While the daily routine of a Literary Support Specialist (LSS) is as varied as the programs that make up Read Fort Worth’s 2021 Summer Scholars Collaborative (SSC), their goal remains the same.
“Words can’t describe how immense the ‘summer slide’ affects students,” said Yasmin Ortiz, one of several LSSs involved in the SSC for several years. “Your average student will lose two reading levels during the summer. These summer programs really help minimize the damage. An added bonus, students begin to see reading as fun. They enjoy the activities that tie into summer camp.”
LSSs, such as Ortiz, work with students across Fort Worth on reading and language skills throughout the summer. This edition of the SSC features 17 programs and 145 sites for children from PreK-eighth grade.
Claudia Orcasitas, a bilingual teacher in Fort Worth ISD, is a LSS at the Artes de la Rosa Summer Camp. At Artes, she identifies and creates opportunities for literacy learning around the study of Carmen Miranda, a Latino artist who made a successful career in Hollywood.
“For example, I designed a mini-lesson on Carmen Mirada’s biography,” said Orcasitas, a first-grade teacher at M.H. Moore Elementary. “Students were asked to research about Carmen’s life using an iPad and a Google form. At the end of the lesson, they wrote a letter to Carmen.”
Orcasitas also makes sure students understand instructions and activities given by remote teachers. A morning class taught by a visual artist from Mexico integrates reading and drawing into the lessons. A creative writing class in the afternoon is taught by a Tarrant County Community College instructor.
“I notice students are very motivated in all sessions,” Orcasitas said. “They utilize sophisticated vocabulary and their communication skills have improved so much. I also noticed students enjoy every opportunity they have to read and write diverse material. Many of them respond positively to the literacy activities.”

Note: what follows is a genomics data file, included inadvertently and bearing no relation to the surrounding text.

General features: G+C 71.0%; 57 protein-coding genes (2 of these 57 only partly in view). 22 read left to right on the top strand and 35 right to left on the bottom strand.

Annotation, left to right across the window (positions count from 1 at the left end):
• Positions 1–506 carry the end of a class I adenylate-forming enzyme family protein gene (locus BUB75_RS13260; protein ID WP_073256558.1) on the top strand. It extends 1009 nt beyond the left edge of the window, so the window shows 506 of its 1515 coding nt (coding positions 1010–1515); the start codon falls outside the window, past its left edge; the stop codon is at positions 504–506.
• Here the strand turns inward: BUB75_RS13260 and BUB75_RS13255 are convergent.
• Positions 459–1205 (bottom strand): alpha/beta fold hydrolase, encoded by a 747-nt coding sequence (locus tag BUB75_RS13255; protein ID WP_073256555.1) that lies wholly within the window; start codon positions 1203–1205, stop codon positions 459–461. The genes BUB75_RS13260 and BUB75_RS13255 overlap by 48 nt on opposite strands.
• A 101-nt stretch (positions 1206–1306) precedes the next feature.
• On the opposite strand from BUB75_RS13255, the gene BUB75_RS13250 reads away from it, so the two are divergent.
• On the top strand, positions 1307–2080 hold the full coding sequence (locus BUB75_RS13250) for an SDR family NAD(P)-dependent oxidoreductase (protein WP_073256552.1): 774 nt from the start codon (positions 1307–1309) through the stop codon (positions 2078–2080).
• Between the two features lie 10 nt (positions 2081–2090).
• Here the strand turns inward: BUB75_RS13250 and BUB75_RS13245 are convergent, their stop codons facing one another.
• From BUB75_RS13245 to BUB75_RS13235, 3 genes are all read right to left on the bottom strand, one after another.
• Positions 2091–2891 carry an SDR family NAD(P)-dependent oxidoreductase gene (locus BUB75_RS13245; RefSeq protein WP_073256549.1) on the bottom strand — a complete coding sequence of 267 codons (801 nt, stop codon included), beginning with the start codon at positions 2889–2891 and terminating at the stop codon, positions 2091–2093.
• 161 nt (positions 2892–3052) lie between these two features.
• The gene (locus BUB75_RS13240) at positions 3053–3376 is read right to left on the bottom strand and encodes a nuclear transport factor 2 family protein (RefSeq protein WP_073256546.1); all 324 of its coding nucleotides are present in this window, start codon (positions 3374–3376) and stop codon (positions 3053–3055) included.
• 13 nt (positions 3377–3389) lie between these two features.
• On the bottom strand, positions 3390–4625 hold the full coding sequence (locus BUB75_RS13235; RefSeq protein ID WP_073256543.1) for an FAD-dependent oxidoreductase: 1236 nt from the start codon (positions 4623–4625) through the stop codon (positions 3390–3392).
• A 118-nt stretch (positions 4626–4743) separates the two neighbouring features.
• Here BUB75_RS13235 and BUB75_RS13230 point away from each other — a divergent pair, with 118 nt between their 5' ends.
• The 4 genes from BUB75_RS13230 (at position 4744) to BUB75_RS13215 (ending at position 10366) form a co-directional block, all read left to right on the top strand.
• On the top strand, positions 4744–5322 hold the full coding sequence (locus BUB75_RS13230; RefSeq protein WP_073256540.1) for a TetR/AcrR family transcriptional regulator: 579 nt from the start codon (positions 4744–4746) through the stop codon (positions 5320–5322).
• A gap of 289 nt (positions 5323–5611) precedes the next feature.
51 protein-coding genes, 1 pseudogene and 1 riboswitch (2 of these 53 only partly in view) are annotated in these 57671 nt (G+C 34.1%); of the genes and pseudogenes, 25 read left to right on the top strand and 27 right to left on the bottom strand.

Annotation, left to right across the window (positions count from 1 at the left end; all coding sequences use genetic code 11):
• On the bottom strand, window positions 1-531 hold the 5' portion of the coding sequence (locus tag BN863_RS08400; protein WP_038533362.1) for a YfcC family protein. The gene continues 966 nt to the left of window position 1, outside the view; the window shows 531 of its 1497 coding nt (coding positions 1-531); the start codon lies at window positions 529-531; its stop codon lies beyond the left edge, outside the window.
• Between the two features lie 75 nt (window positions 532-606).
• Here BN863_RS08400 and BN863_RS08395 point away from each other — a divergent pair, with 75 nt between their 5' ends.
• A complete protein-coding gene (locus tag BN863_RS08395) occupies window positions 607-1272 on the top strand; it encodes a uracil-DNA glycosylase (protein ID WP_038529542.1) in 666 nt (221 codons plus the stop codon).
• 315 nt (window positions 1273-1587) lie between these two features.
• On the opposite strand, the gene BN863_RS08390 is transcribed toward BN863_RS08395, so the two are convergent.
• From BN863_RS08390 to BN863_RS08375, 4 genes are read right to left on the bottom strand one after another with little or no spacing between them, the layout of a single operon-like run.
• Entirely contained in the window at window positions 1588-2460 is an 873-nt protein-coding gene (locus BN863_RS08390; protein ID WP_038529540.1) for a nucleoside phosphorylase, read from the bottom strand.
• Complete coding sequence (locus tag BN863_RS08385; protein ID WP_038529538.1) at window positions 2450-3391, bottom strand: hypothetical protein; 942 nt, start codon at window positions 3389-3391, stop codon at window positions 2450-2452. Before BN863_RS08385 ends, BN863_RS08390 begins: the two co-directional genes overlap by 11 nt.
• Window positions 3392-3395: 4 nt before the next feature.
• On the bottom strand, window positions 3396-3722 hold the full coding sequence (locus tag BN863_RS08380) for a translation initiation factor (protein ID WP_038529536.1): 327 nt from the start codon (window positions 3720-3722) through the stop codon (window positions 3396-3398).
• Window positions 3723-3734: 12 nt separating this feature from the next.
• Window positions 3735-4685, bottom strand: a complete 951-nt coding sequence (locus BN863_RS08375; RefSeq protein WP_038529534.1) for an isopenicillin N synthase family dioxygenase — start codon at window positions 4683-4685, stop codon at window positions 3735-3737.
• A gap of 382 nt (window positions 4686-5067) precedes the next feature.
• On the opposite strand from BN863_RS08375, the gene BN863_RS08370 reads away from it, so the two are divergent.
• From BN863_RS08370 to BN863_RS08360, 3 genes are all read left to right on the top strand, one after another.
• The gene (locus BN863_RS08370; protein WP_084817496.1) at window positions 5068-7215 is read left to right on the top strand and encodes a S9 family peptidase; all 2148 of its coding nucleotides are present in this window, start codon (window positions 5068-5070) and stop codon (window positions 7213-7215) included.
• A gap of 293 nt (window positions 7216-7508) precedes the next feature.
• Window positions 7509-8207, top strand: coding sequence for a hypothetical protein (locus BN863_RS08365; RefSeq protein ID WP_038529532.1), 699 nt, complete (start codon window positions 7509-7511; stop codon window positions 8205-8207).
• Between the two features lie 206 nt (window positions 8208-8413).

Students at Artes also explore their acting, painting, filming and dancing skills.
“As an artist and educator, I believe that all types of art offer many opportunities for literacy development,” Orcasitas said. “I am an advocate for art and education. I believe they go hand-in-hand with children education.”
United Community Centers LSS Nancy Adler is a retired teacher with 34 years of experience from Arlington ISD, most coming in kindergarten-second grade. She is working in small group instruction with students who need extra help, providing alphabet practice, read alouds, and literacy games and songs.
Adler spends three days a week at the Polytechnic Center and two days at the Bethlehem Center.
“The work is meaningful to me because I feel like I am helping the students become successful literacy learners,” Adler said.
Ortiz typically holds interventions with students in the mornings, reviewing vocabulary, fluency and comprehension. In the afternoons, students build their grammar skills by participating in Reading Rock Stars.
“Students really enjoy having that one-on-one time be it with me or a volunteer,” Ortiz said. “They excited to see their improvement. The want to read so they can level up and build out their avatars and spaceships. I can see how their confidence and fluidity is building.”
Read Fort Worth and program partners co-created a best practices rubric to incorporate literacy instruction into their summer programming. FWISD also provided literacy training to SSC summer programs to ensure alignment in literacy instruction practices. The programs track the reading progress of FWISD students from K-3rd grade using tools such as Fountas & Pinnell Literacy, Lexia, and Reading A-Z online programs.